"They just don't make them like they used to."
You might have had this thought while looking through the countless anime featuring fanservice, overly simple humor, or a ridiculously dense protagonist: anime is really getting dumb. It can be tempting to assume so. After all, duing the "golden age" of anime, we had masterpieces like Ghost in the Shell, Akira, and other anime that are still lauded as being the peak of the medium. How many more recent works would you call a masterpiece?
Then again, maybe there's another explanation for anime's recent tendency towards fluff. Instead of letting our gut speak here, we're going to take a look at the raw, hard data. By taking a look at some MAL and anime stats from the present versus 10 or even 20 years ago, we can begin to see a picture emerge. And then maybe we'll get a good objective answer to the question, "Is anime getting dumber?"
Number of anime
Nanbaka is one of Fall 2016's many new anime.
The data: According to data taken from the ANN encyclopedia on the site's forum, in 1996, 42 anime series were released. By 2005, that number had grown to 117, and 2011 saw 145 anime shows released. To put it even further in perspective, the Fall 2016 lineup has nearly 70 anime releasing, with about a quarter being completely new series.
Our conclusion: Back when anime was just gaining traction, there were less people making it and less competition. In other words, there aren't less masterpieces these days; there are just more anime.
At this year's NY ComicCon, editors from Kodansha publishing house noted that josei anime Princess Jellyfish would not have been such a huge success a couple of years ago.
The data: In 1997, anime began at a later time slot. In 2005, airing block Noitamina was launched, which airs anime late at night.
Our conclusion: Anime was originally intended to appeal to all ages. Today, the time blocks in which anime is aired are much later, and therefore intended to reach a completely different -- and older -- audience. This has given the medium a chance to make more niche, mature, and otherwise not-kid-friendly anime. This trend has both a positive result and a negative one. On one hand, it means more anime of a more violent or sexual nature. On the other hand, it also means that more anime are willing to address serious issues, address taboos, and otherwise push the limits on the medium.
Our perversions are older than we think
The oldest ecchi anime, Sennin Buraku, is way older than you think.
The data: One of the first ecchi anime was Sennin Buraku from way back 1963. The first (non-hentai) harem anime was Tenchi Muyou from 1995 (yep, it's really been that long). Here's a ridiculous ecchi anime about a teacher from 1981. Here's one from 1987 about a junior high school who poses nude for her father's paintings.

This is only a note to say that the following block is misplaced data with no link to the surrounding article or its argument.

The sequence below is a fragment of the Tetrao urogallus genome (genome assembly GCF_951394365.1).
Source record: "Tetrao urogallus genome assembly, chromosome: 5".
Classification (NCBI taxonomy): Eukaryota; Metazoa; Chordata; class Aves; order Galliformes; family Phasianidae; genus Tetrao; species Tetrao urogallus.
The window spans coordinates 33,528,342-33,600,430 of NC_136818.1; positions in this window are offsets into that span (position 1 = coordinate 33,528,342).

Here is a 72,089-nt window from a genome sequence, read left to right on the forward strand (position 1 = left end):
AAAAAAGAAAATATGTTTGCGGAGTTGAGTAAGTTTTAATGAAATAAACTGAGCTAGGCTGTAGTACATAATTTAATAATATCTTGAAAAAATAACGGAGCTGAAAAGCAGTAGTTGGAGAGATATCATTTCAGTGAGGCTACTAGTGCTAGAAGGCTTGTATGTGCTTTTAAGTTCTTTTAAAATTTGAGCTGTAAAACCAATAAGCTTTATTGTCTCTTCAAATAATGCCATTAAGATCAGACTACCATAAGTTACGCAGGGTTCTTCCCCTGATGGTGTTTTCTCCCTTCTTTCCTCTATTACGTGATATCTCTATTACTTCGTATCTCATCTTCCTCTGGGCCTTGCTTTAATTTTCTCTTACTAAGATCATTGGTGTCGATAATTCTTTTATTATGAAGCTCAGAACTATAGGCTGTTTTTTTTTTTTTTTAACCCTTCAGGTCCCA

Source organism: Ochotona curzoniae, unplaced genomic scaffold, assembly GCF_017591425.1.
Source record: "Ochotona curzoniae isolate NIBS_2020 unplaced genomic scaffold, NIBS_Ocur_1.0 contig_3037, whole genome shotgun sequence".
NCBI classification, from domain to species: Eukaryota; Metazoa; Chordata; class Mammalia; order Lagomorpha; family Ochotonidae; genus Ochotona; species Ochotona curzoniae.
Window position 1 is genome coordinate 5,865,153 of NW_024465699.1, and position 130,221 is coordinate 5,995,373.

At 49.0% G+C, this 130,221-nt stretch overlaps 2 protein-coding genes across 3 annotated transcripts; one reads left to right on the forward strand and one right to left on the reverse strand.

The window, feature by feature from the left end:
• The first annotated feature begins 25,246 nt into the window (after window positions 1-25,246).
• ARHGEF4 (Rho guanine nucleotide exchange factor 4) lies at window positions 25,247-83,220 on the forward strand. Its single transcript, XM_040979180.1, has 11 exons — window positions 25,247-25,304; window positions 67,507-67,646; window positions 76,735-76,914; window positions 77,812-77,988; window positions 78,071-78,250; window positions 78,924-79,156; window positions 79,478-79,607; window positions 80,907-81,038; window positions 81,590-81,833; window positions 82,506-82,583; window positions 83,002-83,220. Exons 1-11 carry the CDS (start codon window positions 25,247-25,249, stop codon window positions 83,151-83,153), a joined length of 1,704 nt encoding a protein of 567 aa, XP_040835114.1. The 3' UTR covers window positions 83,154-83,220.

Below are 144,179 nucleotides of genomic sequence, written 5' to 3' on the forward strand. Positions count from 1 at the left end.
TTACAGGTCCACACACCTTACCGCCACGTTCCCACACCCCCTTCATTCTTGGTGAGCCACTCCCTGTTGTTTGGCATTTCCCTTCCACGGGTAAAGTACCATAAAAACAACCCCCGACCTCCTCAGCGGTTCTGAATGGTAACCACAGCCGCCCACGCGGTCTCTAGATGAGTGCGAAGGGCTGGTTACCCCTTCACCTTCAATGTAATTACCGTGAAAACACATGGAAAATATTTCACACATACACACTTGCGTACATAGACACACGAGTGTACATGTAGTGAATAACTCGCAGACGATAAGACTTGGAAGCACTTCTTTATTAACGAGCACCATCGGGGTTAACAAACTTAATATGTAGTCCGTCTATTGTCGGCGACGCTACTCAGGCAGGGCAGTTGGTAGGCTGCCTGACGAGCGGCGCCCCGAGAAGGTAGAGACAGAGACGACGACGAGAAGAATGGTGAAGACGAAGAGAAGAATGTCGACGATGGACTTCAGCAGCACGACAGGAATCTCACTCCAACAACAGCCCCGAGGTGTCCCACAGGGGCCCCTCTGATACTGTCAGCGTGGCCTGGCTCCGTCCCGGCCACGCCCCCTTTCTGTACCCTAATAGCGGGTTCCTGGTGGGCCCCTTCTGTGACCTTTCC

Our conclusion: We might think ecchi, harems, and other perverted anime are a recent phenomenon, but our perversions are way older than we think.
The test of time
Lupin III, now a classic, didn't have much luck when it first aired.
The data: Sometimes it takes time to see the wisdom or greatness of a show. The Wings of Honneamise is now considered a masterpiece, but back when it came out it tanked in the box office. Lupin III originally did terribly because it tried to do something different. Even the ridiculously popular Mobile Suit Gundam took a while before it caught on, and has since gone on to become a tremendously influencial mecha anime.
Our conclusion: For something to be considered a "classic" it has to stand the test of time. Current anime haven't had a chance to do so yet, so it might be harder to notice the good stuff from among the, well, not so good. Some anime stand out immediately, while others can take a while to gain traction, especially if it does something different or new.
Who would have thought an anime about a small girl and her troll would be a success?
The data: According to the data from this Reddit post, anime has been getting more and more adaptations. In the year 2000, 22% of anime produced was original; in 2013 only 8% was.
Our conclusion: Creators like Studio Ghibli's Hayao Miyazaki stand out for creating modern masterpieces because they don't cater to the masses: in short, they do what they want. In anime's infancy, anime creators were encouraged to infuse their own ideas and thoughts into their creations. After all, there was nothing else to go by. Today the stakes are higher, and there is more importance placed on making hits. That's why we've been seeing many more adaptations from manga, visual novels, and other sources: because much of anime today is about extending the big hits to another medium. (In other words, we only have ourselves to thank for the declining originality of anime.)
It's not anime that's gotten dumber; it's our perspective that's changed.
We're sorry we called you dumb, anime. It's not you. It's us.